The truth about Colorado’s music scene is that it never, ever turns into the next Seattle or the next Portland or the next Detroit. The transformation didn’t happen when the Eagles picked (the now-defunct venue) Tulagi as its home base in Boulder. It didn’t happen when the Samples and Big Head Todd and the Monsters threatened to turn the state into an international jam-band metropolis. It didn’t happen when the Fray and the Flobots had their hits. And it appears as if it’s not going to happen now, even if Snoop and Wiz can walk into a storefront on South Broadway to load up on chronic. “[Marijuana] might be a nice perk once you’re there, but it’s not really the reason we’re going,” says Peter Schwartz, the New York booking agent for numerous hip-hop stars, including hemp-friendly rappers such as Khalifa, Cypress Hill, and Redman. “And let’s keep in mind, realistically, that people who enjoy marijuana have it. They don’t really need to go to Colorado for it.”
On top of that, consider Colorado’s restrictive rules about pot use: You still can’t smoke anything (legally) at a public concert (that includes cigarettes and cloves); you still can’t (legally) smoke weed in a public place; and you certainly can’t (legally) bring ganja on an airplane or carry it into a neighboring state. “Most musicians are talking about it, and we’re all pretty psyched on it,” says Marco Benevento, an indie musician based in Woodstock, New York, who is so associated with marijuana that fans approach after concerts to gift him with edibles and vaporizers. He adds, though, that pot smokers crossing the Centennial State’s lines have to be more careful than ever. “We’re also kind of scared to drive in and out of Colorado,” he says. “We’ve heard people are getting busted around borders and whatnot.”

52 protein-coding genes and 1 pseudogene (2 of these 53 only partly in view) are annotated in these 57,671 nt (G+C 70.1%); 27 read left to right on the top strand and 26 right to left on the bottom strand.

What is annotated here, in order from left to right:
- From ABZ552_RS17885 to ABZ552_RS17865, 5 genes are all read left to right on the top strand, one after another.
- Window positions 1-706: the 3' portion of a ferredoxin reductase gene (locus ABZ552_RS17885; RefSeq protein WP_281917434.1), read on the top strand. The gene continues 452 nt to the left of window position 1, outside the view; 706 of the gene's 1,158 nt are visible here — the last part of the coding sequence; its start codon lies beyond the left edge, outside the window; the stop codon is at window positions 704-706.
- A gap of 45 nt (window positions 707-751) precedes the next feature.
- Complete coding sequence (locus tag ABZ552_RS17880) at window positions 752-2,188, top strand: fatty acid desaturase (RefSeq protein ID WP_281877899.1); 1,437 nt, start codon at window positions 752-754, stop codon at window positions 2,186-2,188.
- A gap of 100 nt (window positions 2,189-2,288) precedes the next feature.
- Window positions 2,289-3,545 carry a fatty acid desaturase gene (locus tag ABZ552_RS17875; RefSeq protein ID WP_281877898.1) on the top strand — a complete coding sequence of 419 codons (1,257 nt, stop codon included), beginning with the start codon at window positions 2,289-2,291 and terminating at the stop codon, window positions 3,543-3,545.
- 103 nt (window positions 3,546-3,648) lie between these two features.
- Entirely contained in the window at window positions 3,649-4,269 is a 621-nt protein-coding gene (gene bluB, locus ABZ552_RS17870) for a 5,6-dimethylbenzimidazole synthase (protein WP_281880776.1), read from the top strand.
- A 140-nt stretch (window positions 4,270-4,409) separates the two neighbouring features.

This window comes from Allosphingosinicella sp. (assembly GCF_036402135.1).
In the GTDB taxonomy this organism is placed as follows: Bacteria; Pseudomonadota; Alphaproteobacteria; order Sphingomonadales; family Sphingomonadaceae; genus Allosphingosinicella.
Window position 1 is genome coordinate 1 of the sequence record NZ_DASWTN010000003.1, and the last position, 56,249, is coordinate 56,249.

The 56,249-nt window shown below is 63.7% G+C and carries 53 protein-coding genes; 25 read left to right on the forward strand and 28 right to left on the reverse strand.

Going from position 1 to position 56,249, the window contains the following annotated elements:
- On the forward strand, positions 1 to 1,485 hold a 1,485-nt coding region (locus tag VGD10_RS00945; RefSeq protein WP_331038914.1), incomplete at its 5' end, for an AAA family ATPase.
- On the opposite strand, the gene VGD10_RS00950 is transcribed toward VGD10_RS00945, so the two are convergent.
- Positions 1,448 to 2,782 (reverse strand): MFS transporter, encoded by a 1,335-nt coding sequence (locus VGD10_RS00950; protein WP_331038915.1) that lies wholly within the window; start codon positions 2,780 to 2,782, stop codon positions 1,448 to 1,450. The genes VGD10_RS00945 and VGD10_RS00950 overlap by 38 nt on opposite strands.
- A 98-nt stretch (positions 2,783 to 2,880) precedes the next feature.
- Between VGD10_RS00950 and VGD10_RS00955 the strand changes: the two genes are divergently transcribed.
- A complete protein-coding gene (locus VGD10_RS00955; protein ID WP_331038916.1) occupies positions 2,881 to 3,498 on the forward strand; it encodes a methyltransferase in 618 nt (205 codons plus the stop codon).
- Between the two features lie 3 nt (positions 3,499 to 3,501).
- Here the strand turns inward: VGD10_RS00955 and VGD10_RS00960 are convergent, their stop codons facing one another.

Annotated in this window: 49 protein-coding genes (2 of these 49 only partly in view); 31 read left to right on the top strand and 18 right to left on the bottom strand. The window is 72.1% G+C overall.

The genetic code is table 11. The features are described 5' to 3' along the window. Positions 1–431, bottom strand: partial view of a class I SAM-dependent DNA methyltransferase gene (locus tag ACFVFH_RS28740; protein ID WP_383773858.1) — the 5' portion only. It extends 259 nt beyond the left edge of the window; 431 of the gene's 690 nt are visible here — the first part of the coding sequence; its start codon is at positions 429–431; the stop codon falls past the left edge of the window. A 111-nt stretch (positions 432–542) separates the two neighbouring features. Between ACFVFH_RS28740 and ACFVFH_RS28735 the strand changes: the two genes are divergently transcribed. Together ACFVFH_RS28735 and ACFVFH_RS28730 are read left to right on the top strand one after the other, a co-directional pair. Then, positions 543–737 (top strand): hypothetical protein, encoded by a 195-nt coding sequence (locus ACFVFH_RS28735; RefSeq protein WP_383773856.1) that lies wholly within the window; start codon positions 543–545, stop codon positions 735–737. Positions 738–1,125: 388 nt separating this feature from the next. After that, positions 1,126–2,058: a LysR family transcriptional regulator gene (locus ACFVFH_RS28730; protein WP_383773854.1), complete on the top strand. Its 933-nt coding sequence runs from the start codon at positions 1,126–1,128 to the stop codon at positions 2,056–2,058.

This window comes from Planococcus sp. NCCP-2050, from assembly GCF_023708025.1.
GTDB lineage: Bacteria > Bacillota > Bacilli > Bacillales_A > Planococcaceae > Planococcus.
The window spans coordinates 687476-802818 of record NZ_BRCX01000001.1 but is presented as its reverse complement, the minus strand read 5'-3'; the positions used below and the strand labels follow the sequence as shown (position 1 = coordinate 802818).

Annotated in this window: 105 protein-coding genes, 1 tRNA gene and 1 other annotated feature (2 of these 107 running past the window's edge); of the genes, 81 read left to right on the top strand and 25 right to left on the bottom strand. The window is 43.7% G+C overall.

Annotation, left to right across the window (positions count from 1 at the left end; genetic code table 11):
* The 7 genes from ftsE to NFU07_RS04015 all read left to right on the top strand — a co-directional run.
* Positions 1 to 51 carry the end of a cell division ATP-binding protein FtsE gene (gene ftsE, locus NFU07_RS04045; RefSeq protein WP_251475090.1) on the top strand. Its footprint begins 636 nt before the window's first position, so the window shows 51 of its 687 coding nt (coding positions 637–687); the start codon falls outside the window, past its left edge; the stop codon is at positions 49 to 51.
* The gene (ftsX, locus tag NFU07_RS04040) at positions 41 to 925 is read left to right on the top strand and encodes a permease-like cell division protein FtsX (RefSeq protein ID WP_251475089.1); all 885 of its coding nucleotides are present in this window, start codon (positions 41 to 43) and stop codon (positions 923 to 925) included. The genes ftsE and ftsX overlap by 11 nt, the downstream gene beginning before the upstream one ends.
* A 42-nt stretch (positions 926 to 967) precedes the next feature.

Still, music promoters here have tried to lure crowds with cannabis—although perhaps not in the way most would expect. In April, the Colorado Symphony Orchestra announced three summer bring-your-own-pot shows sponsored in part by a promoter called Edible Events. “Part of our goal is to bring in a younger audience and a more diverse audience, and I would suggest that the patrons of the cannabis industry are both younger and more diverse than the patrons of the symphony orchestra,” Jerry Kern, the symphony’s executive director, told the Denver Post.
By May, city officials threatened to shut down the event due to a concern that classical music fans might commit the illegal act of toking up in a public concert venue. In the end, the symphony retooled the concerts into private events—the first of which raised $50,000 through sponsorship and donations. The scrambling at the time led to mixed messages among symphony officials. This spring, I spoke with a vice president who backed off Kern’s statements. But in June, Laura Bond, the CSO’s public-relations director, reverted to Kern’s sunnier spin: “People are coming here for music as a destination—if marijuana helps sweeten that profile, we’re all for participating in that.”